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My first Brisket w/q-view (need some help)

post #1 of 16
Thread Starter 
Hello all,

Well, I've smoked several chickens, a lot of turkey, quite a bit of pork, a few fatties, a dessert once, many batches of ATB's, and even venison three very successful times. The one thing that has intimidated me since I started this awesome hobby is the might brisket. So, tomorrow is the day I tackle that foe. By the end of it, I hope to call it my friend. I've read many many posts. I'm prepared for the plateau... I have my rub in mind. (Jeff's awesome rub that I have enjoyed on everything I've put it on so far!!.. I figure why stop now?!?!) I've got my wood and lump all ready to go. Thermo's checked and working... BUT... I'm still struggling with one big step... When to start?

This is a small home grown brisket. I'm not even sure if it's a flat or a packer? I think a packer?? Or does it even get qualified like that when I raised this beef? It's in two pieces because that how my butcher processes it. He says he can't vac pac a whole one?? I figure, no matter, with my little smoker I probably would have had to cut it in half anyway just to make it fit? So, here it. Seven pounds total. One half weighing 4 pounds (on the left) and the other weighing right at 3 pounds. Dinner is at 6 p.m. If I understand right, it can (and only benefits from sitting in a towel lined cooler for up to five hours. So, I get it... there is a pretty big window... but... I'm still nervous about starting to early or to late?

Help! What do you folks think?

Thanks... as always... any and all input is welcome and appreciated. More q-view to follow.

Yours in smoking,

Smoke Chef
post #2 of 16
Thread Starter 

Rubbed and ready

Well... here's my brisket all rubbed and ready with a liberal coating of Jeff's rub. I have decided to start at 6 a.m.. I figure I can always heat it up if needed.... but making the family wait would be awful. I'll post as progress happens. Wish me luck!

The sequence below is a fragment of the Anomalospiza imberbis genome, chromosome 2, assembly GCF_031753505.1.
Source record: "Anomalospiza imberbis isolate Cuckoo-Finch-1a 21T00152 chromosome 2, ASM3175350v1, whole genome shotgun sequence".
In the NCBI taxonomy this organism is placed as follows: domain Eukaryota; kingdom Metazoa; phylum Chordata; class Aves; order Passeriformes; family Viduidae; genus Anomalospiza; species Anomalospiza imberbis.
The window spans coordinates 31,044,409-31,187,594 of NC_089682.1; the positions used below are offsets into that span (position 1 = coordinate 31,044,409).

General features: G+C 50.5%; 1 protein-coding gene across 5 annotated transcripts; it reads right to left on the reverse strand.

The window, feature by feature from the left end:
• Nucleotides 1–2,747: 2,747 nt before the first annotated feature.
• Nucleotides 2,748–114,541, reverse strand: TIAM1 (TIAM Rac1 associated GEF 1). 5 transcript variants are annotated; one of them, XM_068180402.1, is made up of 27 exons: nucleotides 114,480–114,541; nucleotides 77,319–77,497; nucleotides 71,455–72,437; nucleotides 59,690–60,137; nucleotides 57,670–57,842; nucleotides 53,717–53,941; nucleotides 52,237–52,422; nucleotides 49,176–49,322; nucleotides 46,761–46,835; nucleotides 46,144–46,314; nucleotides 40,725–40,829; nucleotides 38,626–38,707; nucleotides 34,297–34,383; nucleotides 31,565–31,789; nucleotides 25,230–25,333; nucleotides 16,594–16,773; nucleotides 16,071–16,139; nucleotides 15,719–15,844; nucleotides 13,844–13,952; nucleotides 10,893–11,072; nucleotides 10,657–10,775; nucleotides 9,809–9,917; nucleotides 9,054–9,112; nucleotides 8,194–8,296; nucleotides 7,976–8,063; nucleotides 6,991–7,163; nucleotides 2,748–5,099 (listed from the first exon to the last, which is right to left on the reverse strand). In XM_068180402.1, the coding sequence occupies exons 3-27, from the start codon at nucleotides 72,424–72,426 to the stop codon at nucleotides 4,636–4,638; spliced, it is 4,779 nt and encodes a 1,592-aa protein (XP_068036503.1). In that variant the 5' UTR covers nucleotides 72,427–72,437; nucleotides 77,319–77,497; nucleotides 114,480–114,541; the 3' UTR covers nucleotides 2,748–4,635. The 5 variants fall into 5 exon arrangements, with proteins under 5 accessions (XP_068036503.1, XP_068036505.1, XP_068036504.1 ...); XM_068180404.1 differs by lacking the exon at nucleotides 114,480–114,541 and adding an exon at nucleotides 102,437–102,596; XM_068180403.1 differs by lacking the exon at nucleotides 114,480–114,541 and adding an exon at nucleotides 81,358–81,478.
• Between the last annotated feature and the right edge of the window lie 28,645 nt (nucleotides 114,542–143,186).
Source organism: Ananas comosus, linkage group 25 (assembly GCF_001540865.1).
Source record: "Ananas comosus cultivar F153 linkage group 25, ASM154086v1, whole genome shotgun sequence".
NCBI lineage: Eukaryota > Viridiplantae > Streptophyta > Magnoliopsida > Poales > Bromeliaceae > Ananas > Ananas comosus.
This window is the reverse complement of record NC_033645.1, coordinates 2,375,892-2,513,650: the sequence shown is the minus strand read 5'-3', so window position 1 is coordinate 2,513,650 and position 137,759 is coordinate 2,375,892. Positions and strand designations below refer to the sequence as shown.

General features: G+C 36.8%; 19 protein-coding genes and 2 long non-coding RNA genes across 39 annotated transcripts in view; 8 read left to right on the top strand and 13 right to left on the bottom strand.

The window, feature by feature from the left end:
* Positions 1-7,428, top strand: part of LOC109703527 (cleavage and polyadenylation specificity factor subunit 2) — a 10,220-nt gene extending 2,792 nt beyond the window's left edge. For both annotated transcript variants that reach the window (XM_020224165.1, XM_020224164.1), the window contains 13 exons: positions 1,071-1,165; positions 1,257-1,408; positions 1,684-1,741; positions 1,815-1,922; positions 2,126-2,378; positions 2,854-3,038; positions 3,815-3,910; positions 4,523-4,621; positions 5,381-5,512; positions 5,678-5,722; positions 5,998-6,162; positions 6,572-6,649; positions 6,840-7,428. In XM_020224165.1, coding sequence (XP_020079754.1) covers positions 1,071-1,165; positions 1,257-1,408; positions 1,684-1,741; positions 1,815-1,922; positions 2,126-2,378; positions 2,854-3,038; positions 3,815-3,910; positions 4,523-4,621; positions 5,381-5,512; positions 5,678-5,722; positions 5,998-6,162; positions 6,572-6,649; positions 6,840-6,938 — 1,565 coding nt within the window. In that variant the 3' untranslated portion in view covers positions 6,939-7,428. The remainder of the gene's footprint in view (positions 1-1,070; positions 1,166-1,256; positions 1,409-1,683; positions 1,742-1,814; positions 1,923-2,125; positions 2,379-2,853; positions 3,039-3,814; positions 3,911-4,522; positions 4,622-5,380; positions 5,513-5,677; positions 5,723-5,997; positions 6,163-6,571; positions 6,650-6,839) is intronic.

post #3 of 16
I think starting about 6 or so in the morning would give you a good start time, considering it is only a total of 7# that should give you a nice window with time to allow it to finsih, rest and get in a few drinks.
Good luck with the smoke, hope all turns out great.
post #4 of 16
Should be more than enough time, enjoy and good luck.
post #5 of 16
Good luck....a brisket is my next challenge
post #6 of 16
How is it coming? Good Luck...
post #7 of 16
Sounds like you have a good start. Better to start early than be too late. You can rest a Brisky for several hours after it's done if necessary. Just wrap in foil, then in several layers of towels, and put into insulated container like a cooler, or I have even put it into an oven that was heated to 130 then turned off. Make sure to spritz it every hour after the first two hours. I use plain apple cider on mine. Good luck!
post #8 of 16
If I started this project at 6 am, I probably wouldn't be able to serve dinner until 7-8. You want the fire around 200 - 230 degrees for a long slow smoke. We want the collagen in the meat to breakdown which will tenderize this tough cut of meat. At that temperature, figure about 1.5 hours per pound.

But since yours is cut in half, I'd figure about 1 hr per pound total, approx 7-8 hours smoking time. And like they said, it can hold in an insulated cooler for several hours, so better early then late.